Microsoft officially ended its support for Windows XP last week. More that 25% of the internet connected PCs are still running Windows XP and the vast majority of them are from enterprises and government agencies. Last week we reported that UK government has signed a deal with Microsoft to provide Windows XP support and security updates across the whole UK public sector for 12 months after regular support for the operating system ends on 8 April. The agreement is worth £5.548m (over $7.6 million), and covers critical and important security updates for Windows XP, Office 2003 and Exchange 2003, all of which have reached end of life in Microsoft’s normal product cycles. In a similar way, the U.S. Internal Revenue Service (IRS) will be paying Microsoft millions for an extra year of security patches. ZDNet today reported that Microsoft has reduced the price of such custom support for Windows XP customers. ...

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Most of you might now know about Microsoft Bob, Bob was intended to be a friendly user interface on top of Windows 3.1. It was received very poorly by both consumer and critics. Some media even claimed that Bob is named one of the worst technology products of all time. Internally, Bob’s internal code name was “Utopia” and it was discontinued by Microsoft in 1998. Even though you think that Bob is dead right now, its legacy still lives on in the form of code. It turns out Bob was actually more useful dead than alive. When you intend to distribute your software on a CD, one thing you have to worry about is making sure your product actually fits on a single CD. Fortunately, it so happened that even after taking into account the disk space required for translations, support tools, and the other stuff that has to go onto the Windows XP CD, there was ...

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Microsoft officially ended its support for Windows XP last week. More that 25% of the internet connected PCs are still running Windows XP and the vast majority of them are from enterprises and government agencies. Last we reported that UK government has signed a deal with Microsoft to provide Windows XP support and security updates across the whole UK public sector for 12 months after regular support for the operating system ends on 8 April.  The agreement is worth £5.548m (over $7.6 million), and covers critical and important security updates for Windows XP, Office 2003 and Exchange 2003, all of which have reached end of life in Microsoft’s normal product cycles. In a similar way, the U.S. Internal Revenue Service (IRS) will be paying Microsoft millions for an extra year of security patches. “Now we find out that you’ve been struggling to come up with $30 million to finish migrating ...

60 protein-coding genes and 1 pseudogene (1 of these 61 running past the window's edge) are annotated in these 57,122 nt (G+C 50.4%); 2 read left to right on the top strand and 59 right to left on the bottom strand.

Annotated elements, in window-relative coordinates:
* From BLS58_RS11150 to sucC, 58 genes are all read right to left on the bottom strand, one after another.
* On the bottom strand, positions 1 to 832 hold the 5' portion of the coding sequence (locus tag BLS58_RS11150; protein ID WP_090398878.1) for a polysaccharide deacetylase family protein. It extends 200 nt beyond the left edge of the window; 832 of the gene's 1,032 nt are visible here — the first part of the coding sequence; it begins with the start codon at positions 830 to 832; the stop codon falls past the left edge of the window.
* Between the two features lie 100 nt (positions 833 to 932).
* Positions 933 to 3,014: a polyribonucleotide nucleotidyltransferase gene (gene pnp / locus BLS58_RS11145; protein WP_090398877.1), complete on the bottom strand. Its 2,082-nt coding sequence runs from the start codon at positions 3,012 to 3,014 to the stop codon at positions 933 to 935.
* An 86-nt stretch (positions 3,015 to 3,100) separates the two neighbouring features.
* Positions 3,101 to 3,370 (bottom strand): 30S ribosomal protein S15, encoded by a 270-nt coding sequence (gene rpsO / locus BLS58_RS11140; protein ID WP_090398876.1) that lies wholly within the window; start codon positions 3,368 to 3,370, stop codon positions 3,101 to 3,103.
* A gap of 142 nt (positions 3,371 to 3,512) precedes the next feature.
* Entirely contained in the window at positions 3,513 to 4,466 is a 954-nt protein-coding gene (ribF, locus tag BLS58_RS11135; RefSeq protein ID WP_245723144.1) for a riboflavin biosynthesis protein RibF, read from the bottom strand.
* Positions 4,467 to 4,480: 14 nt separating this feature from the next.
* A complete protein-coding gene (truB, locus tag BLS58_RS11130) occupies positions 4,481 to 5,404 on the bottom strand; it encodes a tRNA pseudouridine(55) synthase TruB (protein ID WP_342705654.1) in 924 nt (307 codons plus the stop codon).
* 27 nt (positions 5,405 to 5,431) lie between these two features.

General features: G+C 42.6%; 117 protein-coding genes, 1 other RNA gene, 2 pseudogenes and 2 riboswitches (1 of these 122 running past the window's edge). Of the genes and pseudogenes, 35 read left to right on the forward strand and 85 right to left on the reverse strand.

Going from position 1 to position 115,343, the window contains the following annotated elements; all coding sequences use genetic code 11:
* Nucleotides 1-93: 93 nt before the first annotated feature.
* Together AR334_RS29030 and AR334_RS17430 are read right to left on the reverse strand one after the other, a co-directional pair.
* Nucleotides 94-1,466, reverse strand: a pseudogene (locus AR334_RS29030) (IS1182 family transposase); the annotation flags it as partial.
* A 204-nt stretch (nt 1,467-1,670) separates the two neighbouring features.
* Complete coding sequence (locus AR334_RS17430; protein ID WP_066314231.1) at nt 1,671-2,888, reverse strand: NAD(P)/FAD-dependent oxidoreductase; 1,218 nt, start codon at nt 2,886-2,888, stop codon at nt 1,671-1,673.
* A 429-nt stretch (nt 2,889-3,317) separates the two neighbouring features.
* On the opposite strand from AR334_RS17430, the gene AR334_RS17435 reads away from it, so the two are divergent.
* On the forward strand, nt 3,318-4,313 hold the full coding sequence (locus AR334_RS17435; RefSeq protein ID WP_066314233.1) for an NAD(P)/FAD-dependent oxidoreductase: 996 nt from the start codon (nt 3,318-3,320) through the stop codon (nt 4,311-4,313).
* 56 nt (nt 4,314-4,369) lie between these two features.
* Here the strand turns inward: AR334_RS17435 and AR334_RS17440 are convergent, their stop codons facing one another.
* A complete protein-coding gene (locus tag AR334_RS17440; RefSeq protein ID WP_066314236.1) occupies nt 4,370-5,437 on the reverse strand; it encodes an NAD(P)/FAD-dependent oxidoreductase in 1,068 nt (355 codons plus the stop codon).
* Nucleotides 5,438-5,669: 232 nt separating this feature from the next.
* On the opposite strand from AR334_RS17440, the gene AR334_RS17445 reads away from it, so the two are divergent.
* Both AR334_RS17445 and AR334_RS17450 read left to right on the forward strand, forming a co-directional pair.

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Windows XP finally hit end-of-life two days ago after 13 years on the market.  While most consumers have moved off Windows XP many enterprises have been dragging their feet in making the upgrade.  Microsoft made it clear it would end support for Windows XP six years ago. Consumers in China are in a more unique situation compared to the rest of world.  It is estimated that nearly 200 millions users in China are still using Windows XP and many of them IE6 too. The Chinese press seem to have taken this as a chance to bad-mouth foreign businesses, while promoting China’s underwhelming domestic software industry. Foreign Policy reports: In an April 8 article published prominently at the top of its website — an area usually dedicated to chronicling Chinese President Xi Jinping’s activities — state-run news agency Xinhua slammed Microsoft’s decision as “extremely irresponsible behavior” that “shows a lack of trustworthiness,” warning ...

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Kirk Glerum was a longtime Microsoft employee who joined the company in 1987 as a software design engineer.  Glerum spent most of his career at the Redmond software working on Office.  Glerum is well known as the father of codename “Watson,” an error reporting system that helped developers fix bugs, which originally debuted in Office.  Glerum is now semi-retired and with Windows XP support ending today he shared the story of how Watson came to Windows: Microsoft officially, finally, and truly, ends support for Windows XP today. Windows XP was the most important OS of my Microsoft days. Really, it was the most important product of my Microsoft days, even though I was an Office guy the whole time. In ’98, while working on Office 2000, I came up with the idea of ‘Watson’, for the forthcoming Office XP. Instead of just having Office apps (Word Excel etc.) crash and ...